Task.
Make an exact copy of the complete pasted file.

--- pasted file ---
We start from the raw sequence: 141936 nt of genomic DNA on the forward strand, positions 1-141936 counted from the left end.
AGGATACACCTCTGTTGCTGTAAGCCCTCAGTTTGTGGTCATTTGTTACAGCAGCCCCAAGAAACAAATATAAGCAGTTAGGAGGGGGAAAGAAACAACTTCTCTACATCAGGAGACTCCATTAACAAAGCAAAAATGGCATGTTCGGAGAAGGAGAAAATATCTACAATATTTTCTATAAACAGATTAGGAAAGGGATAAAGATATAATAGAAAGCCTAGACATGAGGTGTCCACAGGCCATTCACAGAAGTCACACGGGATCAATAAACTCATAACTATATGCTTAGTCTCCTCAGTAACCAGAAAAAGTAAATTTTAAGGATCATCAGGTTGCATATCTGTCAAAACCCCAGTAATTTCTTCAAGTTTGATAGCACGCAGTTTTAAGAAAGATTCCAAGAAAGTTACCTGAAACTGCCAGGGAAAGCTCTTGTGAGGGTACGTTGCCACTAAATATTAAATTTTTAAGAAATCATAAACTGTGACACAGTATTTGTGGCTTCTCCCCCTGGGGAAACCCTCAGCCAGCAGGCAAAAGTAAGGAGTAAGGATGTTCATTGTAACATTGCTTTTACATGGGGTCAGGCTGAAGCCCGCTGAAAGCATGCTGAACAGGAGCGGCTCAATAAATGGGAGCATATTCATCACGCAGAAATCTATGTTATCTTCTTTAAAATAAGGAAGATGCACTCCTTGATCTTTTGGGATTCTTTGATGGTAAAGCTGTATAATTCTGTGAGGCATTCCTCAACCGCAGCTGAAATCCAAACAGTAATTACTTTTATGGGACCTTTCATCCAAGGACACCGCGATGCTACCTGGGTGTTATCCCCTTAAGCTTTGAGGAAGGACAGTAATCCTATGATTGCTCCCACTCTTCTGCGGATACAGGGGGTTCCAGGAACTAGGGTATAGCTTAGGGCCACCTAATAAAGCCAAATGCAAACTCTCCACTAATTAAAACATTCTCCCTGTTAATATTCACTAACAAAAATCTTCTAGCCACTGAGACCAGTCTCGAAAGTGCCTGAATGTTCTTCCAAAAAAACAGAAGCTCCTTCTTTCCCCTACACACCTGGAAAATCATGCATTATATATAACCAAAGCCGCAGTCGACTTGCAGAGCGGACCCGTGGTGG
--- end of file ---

We start from the raw sequence: 141936 nt of genomic DNA on the forward strand, positions 1-141936 counted from the left end.
AGGATACACCTCTGTTGCTGTAAGCCCTCAGTTTGTGGTCATTTGTTACAGCAGCCCCAAGAAACAAATATAAGCAGTTAGGAGGGGGAAAGAAACAACTTCTCTACATCAGGAGACTCCATTAACAAAGCAAAAATGGCATGTTCGGAGAAGGAGAAAATATCTACAATATTTTCTATAAACAGATTAGGAAAGGGATAAAGATATAATAGAAAGCCTAGACATGAGGTGTCCACAGGCCATTCACAGAAGTCACACGGGATCAATAAACTCATAACTATATGCTTAGTCTCCTCAGTAACCAGAAAAAGTAAATTTTAAGGATCATCAGGTTGCATATCTGTCAAAACCCCAGTAATTTCTTCAAGTTTGATAGCACGCAGTTTTAAGAAAGATTCCAAGAAAGTTACCTGAAACTGCCAGGGAAAGCTCTTGTGAGGGTACGTTGCCACTAAATATTAAATTTTTAAGAAATCATAAACTGTGACACAGTATTTGTGGCTTCTCCCCCTGGGGAAACCCTCAGCCAGCAGGCAAAAGTAAGGAGTAAGGATGTTCATTGTAACATTGCTTTTACATGGGGTCAGGCTGAAGCCCGCTGAAAGCATGCTGAACAGGAGCGGCTCAATAAATGGGAGCATATTCATCACGCAGAAATCTATGTTATCTTCTTTAAAATAAGGAAGATGCACTCCTTGATCTTTTGGGATTCTTTGATGGTAAAGCTGTATAATTCTGTGAGGCATTCCTCAACCGCAGCTGAAATCCAAACAGTAATTACTTTTATGGGACCTTTCATCCAAGGACACCGCGATGCTACCTGGGTGTTATCCCCTTAAGCTTTGAGGAAGGACAGTAATCCTATGATTGCTCCCACTCTTCTGCGGATACAGGGGGTTCCAGGAACTAGGGTATAGCTTAGGGCCACCTAATAAAGCCAAATGCAAACTCTCCACTAATTAAAACATTCTCCCTGTTAATATTCACTAACAAAAATCTTCTAGCCACTGAGACCAGTCTCGAAAGTGCCTGAATGTTCTTCCAAAAAAACAGAAGCTCCTTCTTTCCCCTACACACCTGGAAAATCATGCATTATATATAACCAAAGCCGCAGTCGACTTGCAGAGCGGACCCGTGGTGG